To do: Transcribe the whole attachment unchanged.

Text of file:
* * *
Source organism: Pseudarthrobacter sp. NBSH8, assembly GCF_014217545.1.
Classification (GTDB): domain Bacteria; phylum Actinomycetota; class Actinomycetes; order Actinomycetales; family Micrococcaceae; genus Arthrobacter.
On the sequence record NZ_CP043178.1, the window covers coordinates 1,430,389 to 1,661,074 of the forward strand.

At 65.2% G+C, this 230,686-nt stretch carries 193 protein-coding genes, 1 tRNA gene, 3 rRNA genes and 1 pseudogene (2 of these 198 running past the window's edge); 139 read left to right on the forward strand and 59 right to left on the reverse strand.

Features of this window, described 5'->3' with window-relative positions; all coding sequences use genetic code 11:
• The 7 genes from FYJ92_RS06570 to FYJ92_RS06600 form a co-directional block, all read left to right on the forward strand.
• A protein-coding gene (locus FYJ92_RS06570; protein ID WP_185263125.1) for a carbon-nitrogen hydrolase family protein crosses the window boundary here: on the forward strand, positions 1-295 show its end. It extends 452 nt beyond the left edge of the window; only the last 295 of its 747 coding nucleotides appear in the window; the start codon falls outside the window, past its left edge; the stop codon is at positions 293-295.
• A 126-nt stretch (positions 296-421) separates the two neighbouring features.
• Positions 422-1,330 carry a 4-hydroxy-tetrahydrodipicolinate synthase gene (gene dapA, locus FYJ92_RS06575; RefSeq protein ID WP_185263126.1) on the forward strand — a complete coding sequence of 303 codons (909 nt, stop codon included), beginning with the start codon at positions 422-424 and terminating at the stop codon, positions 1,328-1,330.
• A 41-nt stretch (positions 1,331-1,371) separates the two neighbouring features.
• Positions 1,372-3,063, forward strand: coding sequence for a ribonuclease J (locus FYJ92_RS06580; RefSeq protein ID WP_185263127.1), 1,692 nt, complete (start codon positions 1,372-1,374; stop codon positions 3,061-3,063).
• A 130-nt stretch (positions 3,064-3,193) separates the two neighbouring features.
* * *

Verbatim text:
Source organism: Pseudarthrobacter sp. NBSH8, assembly GCF_014217545.1.
Classification (GTDB): domain Bacteria; phylum Actinomycetota; class Actinomycetes; order Actinomycetales; family Micrococcaceae; genus Arthrobacter.
On the sequence record NZ_CP043178.1, the window covers coordinates 1,430,389 to 1,661,074 of the forward strand.

At 65.2% G+C, this 230,686-nt stretch carries 193 protein-coding genes, 1 tRNA gene, 3 rRNA genes and 1 pseudogene (2 of these 198 running past the window's edge); 139 read left to right on the forward strand and 59 right to left on the reverse strand.

Features of this window, described 5'->3' with window-relative positions; all coding sequences use genetic code 11:
• The 7 genes from FYJ92_RS06570 to FYJ92_RS06600 form a co-directional block, all read left to right on the forward strand.
• A protein-coding gene (locus FYJ92_RS06570; protein ID WP_185263125.1) for a carbon-nitrogen hydrolase family protein crosses the window boundary here: on the forward strand, positions 1-295 show its end. It extends 452 nt beyond the left edge of the window; only the last 295 of its 747 coding nucleotides appear in the window; the start codon falls outside the window, past its left edge; the stop codon is at positions 293-295.
• A 126-nt stretch (positions 296-421) separates the two neighbouring features.
• Positions 422-1,330 carry a 4-hydroxy-tetrahydrodipicolinate synthase gene (gene dapA, locus FYJ92_RS06575; RefSeq protein ID WP_185263126.1) on the forward strand — a complete coding sequence of 303 codons (909 nt, stop codon included), beginning with the start codon at positions 422-424 and terminating at the stop codon, positions 1,328-1,330.
• A 41-nt stretch (positions 1,331-1,371) separates the two neighbouring features.
• Positions 1,372-3,063, forward strand: coding sequence for a ribonuclease J (locus FYJ92_RS06580; RefSeq protein ID WP_185263127.1), 1,692 nt, complete (start codon positions 1,372-1,374; stop codon positions 3,061-3,063).
• A 130-nt stretch (positions 3,064-3,193) separates the two neighbouring features.